Physical Strength and Stamina

You may be required to work with heavy materials and equipment, so will require a level of physical strength to complete certain jobs. Also, depending on the working environment, you may need to work in hot or cramped conditions for long periods of time

Safety Awareness

Welders face potential hazards that could harm either themselves or other people in the vicinity. Example hazards to be aware of include exposure to gases and fumes, arc eye, electric shock or noise hazards

Interpersonal / People Skills

It is easy to forget the importance of being able to work with different kinds of people each day. You will need to work with project managers, suppliers, engineers, tradespeople and clients. Each of these may need different interpersonal skills to approach and communicate with them. Being able to share your ideas but also listen to those of others is important and an open, friendly and approachable attitude can really help in this important area of your work

Commitment to Learning

As a certified welder, you will need to maintain your certification and keep your skills updated. However, you should also seek to keep growing and learning new skills as your career progresses

How to Become a Welder

Being certified will help you to land a better job in welding, but not all employers require welders to be certified in order to join them, as they may offer on-the-job training or an apprenticeship so you can learn as you go.

Just as different employers have different expectations, so different countries have their own favoured approaches to becoming a welder. However, generally speaking, you can enter the profession through:

  • An apprenticeship
  • A college course
  • Applying directly to employers (for on-the-job training)
  • Private training courses

College courses include the Level 2 Award in Welding Skills, Level 2 Award in Welding Techniques and Skills, Level 3 Diploma in Fabrication and Welding Engineering Technology, and the T Level in Engineering, Manufacturing, Processing and Control.

Before going on many jobs you will need an industry safety certificate such as the Client Contractor National Safety Group (CCNSG) Safety Passport Scheme.

Professional Membership of a body such as The Welding Institute in the UK, or the American Welding Society (AWS) in the United States, will also help you with your professional development and training requirements. Suppliers of training programmes can also be independent from the awarding bodies who award qualifications.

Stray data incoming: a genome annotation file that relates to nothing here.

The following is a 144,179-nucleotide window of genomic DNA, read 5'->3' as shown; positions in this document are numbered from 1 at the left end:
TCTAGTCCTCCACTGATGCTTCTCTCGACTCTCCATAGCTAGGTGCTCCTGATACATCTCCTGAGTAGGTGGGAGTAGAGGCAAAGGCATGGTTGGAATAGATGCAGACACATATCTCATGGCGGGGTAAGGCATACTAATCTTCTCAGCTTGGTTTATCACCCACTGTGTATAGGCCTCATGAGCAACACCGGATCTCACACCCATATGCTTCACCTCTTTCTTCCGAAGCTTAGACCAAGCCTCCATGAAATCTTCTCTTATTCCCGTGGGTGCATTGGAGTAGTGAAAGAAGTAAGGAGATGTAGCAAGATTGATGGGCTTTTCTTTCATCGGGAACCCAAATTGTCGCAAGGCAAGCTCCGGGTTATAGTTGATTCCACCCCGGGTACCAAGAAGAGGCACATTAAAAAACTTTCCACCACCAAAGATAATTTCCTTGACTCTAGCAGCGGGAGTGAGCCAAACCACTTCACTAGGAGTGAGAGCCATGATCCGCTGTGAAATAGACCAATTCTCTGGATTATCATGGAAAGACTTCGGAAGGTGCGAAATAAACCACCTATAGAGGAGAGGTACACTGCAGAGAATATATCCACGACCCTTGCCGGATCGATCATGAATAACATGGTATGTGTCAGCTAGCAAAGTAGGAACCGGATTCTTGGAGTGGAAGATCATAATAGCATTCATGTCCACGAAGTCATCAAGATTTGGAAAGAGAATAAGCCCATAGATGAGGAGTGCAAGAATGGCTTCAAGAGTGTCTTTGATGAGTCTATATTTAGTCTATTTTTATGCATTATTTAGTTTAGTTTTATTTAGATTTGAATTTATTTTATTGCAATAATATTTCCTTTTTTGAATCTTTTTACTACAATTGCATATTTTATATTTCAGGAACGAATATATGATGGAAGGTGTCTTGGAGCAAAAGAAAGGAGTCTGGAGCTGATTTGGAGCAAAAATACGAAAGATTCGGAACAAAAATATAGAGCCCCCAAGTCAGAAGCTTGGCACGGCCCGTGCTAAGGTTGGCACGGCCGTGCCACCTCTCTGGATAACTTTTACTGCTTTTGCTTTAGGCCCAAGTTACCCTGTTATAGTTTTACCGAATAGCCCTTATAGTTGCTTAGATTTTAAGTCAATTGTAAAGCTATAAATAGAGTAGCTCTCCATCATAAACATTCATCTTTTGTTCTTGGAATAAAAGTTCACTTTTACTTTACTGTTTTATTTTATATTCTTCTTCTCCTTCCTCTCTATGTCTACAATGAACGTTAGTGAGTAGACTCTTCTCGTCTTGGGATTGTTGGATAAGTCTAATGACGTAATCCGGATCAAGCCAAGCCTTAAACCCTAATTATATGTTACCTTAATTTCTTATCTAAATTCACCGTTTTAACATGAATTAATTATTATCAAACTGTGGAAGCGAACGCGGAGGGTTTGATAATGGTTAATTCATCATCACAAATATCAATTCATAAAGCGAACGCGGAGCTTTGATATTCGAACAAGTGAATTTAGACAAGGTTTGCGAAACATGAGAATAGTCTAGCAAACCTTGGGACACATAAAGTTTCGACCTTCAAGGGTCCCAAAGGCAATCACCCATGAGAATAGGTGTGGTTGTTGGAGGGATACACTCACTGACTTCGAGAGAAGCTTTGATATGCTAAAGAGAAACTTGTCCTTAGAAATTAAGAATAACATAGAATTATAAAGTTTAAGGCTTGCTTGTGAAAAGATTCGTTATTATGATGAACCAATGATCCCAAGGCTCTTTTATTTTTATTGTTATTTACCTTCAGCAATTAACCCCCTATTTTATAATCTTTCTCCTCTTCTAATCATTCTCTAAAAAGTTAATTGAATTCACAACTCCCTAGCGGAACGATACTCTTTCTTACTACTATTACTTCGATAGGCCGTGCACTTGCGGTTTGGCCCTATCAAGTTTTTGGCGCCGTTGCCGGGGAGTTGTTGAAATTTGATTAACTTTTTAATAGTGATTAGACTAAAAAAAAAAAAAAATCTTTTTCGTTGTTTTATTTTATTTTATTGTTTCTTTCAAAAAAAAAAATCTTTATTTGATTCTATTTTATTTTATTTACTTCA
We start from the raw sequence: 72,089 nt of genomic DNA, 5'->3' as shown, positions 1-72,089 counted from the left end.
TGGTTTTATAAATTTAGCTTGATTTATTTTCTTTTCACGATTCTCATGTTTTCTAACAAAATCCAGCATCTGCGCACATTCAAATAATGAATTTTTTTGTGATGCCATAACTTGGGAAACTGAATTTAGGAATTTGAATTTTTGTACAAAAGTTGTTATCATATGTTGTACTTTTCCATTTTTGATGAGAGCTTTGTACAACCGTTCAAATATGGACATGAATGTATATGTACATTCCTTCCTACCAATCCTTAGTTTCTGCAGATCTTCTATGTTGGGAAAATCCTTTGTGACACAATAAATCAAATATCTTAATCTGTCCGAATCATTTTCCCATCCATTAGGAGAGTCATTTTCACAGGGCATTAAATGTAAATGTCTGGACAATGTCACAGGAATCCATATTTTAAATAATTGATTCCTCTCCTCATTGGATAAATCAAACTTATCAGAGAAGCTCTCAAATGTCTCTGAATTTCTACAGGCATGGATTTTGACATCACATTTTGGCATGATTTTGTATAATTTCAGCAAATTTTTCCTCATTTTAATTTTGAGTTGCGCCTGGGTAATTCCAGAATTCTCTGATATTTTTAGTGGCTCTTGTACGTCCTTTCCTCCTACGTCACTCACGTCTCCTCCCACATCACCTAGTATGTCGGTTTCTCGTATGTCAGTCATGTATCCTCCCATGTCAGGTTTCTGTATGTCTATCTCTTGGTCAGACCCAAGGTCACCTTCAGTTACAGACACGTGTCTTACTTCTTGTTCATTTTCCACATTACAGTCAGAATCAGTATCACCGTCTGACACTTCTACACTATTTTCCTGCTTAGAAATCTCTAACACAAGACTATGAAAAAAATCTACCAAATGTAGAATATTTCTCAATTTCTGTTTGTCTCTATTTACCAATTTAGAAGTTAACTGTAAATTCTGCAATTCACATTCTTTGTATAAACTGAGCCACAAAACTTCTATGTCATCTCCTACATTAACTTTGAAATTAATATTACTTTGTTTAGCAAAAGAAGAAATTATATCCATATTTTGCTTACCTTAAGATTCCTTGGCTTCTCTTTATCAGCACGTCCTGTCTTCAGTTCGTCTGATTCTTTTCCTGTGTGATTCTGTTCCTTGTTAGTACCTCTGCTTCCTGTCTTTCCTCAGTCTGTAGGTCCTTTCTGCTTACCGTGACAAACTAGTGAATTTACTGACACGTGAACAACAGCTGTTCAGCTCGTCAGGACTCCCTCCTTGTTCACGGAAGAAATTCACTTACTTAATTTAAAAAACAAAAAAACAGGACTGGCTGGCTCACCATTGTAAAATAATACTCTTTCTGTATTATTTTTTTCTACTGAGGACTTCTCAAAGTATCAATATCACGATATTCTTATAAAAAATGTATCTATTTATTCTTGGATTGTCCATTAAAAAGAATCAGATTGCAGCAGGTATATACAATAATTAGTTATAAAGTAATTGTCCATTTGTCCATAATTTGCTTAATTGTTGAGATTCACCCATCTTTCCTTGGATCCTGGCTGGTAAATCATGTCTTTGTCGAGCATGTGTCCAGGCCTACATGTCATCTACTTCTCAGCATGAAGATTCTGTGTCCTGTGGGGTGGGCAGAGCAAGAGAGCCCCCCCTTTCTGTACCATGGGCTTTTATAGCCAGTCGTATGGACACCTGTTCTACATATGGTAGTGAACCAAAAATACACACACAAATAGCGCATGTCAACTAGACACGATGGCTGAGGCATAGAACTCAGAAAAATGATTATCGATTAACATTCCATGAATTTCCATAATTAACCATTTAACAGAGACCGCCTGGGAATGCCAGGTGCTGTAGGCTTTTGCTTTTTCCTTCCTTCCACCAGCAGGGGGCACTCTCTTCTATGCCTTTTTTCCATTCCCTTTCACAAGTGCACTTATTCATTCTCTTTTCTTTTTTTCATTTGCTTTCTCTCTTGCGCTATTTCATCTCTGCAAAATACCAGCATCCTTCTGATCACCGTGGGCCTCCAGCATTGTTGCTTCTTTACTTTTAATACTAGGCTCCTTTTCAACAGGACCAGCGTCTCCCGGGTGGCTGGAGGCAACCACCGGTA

The qualification requirements for welders also differ according to country. In the UK, you may need:

  • 2 or more GCSEs at grades 9 to 3 (A* to D), or equivalent, for a level 2 course
  • 4 or 5 GCSEs at grades 9 to 4 (A* to C), or equivalent, for a level 3 course
  • 4 or 5 GCSEs at grades 9 to 4 (A* to C), or equivalent, including English and maths for a T level
  • some GCSEs, usually including English and maths, or equivalent, for an intermediate apprenticeship
  • 5 GCSEs at grades 9 to 4 (A* to C), or equivalent, including English and maths, for an advanced apprenticeship

In the United States, a high school diploma is the minimum requirement for welders, while others attend vocational high schools that allow them to train as they earn their diplomas.

It is worth investigating exactly which qualifications are required for the level of training you wish to take and what is accepted in the country you are in. Fortunately, many training and certification schemes, such as CSWIP are internationally recognised.

Steps to Certification

Although there are different ways to get into welding, there are some steps you can follow to get yourself certified:

1. Research

Before you commit to anything, you should research the various welding training options available. Each different welding process may require its own certification and research can also help you decide which industry you want to work in. You may be able to try some different disciplines or, if not, you should try to speak to qualified welders about their experiences and see if they have any recommendations for you. Different tests will certify you for different disciplines and you probably won’t need to be certified in all of them right away, although some will cover multiple welding positions and processes.

2. Find Some Training

Once you have worked out which area of industry you would like to enter, you need to find some relevant training. This is vital for you to learn the welding skills required for your eventual welding career. As noted above, the requirements to enrol onto college course will vary according to the college and the country you are in. You could also opt for an apprenticeship, allowing you to split your time between working and learning. The additional bonus of an apprenticeship is that you will learn from real-world situations, on-the-job while also earning some money.